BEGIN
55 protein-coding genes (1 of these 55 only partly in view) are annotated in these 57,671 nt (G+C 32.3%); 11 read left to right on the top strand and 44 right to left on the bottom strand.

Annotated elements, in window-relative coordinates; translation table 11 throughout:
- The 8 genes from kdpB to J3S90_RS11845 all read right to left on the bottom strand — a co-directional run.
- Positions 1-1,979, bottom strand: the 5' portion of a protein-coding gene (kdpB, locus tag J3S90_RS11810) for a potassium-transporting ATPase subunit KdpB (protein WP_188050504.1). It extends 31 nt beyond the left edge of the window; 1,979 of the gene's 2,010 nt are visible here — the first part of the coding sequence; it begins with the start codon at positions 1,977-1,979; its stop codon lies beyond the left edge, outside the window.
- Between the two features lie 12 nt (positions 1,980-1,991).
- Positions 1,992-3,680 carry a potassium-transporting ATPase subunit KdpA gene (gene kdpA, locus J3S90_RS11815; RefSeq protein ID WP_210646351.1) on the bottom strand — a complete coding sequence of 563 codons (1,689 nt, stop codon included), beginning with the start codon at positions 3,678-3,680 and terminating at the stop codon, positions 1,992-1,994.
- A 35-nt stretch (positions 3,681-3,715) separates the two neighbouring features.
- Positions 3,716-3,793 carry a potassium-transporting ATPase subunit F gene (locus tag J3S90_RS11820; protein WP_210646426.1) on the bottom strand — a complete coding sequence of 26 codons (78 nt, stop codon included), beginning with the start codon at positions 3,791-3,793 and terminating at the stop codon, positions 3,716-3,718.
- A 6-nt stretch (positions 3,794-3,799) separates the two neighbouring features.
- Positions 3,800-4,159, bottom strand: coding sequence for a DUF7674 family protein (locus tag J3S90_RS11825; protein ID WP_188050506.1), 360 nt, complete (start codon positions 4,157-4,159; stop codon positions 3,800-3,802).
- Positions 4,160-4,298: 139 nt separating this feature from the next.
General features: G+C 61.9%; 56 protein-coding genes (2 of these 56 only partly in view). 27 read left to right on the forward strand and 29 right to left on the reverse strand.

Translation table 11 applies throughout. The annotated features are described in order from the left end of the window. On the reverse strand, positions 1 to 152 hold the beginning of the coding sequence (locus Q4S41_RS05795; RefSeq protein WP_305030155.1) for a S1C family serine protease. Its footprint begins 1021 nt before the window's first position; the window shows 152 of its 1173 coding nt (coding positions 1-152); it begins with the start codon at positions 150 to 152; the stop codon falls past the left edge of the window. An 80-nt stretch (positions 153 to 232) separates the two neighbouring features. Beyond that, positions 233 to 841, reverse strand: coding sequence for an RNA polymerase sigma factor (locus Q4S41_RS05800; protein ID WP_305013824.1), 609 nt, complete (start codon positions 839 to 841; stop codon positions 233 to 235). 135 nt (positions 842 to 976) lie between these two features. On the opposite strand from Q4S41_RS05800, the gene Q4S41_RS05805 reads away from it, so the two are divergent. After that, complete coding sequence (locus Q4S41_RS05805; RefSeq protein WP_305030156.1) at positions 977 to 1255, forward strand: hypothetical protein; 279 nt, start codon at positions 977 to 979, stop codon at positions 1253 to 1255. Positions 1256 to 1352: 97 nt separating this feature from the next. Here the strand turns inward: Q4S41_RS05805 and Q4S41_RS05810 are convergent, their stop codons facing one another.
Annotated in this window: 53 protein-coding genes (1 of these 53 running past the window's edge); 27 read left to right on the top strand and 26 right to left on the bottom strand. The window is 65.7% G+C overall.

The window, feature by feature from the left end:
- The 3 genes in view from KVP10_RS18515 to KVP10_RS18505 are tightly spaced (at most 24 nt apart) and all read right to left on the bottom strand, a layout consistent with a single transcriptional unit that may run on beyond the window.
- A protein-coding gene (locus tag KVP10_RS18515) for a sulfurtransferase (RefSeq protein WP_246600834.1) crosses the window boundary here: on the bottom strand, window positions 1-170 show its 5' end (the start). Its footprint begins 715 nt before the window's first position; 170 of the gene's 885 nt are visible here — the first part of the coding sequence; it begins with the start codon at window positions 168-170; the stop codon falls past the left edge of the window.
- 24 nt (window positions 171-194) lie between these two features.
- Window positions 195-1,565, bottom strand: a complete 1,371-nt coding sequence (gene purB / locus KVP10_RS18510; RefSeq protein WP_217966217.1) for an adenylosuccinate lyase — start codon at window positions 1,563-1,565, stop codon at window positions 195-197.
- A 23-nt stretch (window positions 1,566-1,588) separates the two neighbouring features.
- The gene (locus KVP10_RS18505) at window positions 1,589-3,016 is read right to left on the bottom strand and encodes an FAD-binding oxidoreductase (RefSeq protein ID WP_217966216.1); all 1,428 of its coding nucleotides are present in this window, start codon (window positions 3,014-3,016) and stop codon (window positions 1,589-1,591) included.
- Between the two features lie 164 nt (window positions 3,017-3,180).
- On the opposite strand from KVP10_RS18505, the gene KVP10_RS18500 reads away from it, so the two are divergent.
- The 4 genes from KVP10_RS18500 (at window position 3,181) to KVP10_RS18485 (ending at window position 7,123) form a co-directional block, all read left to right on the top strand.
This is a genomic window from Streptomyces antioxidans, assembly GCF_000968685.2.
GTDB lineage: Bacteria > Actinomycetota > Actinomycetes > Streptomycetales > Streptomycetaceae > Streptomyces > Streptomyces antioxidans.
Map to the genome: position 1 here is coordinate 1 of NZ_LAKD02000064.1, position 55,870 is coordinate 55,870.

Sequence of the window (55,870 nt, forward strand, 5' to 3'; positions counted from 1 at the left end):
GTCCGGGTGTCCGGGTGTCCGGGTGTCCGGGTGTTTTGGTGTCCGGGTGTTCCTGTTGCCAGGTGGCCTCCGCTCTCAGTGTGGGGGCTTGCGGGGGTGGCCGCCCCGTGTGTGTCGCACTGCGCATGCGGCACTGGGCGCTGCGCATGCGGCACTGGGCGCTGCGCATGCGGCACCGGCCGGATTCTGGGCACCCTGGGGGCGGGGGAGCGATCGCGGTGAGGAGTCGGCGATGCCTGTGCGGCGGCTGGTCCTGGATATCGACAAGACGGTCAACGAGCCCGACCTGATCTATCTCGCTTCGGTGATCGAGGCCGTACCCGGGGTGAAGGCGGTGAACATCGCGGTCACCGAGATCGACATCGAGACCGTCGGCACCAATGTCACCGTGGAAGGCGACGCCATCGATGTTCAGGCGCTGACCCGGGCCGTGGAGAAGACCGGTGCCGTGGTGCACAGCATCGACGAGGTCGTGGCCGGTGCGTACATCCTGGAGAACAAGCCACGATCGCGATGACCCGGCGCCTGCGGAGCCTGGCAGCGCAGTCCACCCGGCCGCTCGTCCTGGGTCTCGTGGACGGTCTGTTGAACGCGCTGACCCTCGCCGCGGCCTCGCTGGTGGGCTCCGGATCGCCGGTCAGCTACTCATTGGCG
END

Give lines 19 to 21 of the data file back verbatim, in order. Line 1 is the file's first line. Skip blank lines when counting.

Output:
- Window positions 195-1,565, bottom strand: a complete 1,371-nt coding sequence (gene purB / locus KVP10_RS18510; RefSeq protein WP_217966217.1) for an adenylosuccinate lyase — start codon at window positions 1,563-1,565, stop codon at window positions 195-197.
- A 23-nt stretch (window positions 1,566-1,588) separates the two neighbouring features.
- The gene (locus KVP10_RS18505) at window positions 1,589-3,016 is read right to left on the bottom strand and encodes an FAD-binding oxidoreductase (RefSeq protein ID WP_217966216.1); all 1,428 of its coding nucleotides are present in this window, start codon (window positions 3,014-3,016) and stop codon (window positions 1,589-1,591) included.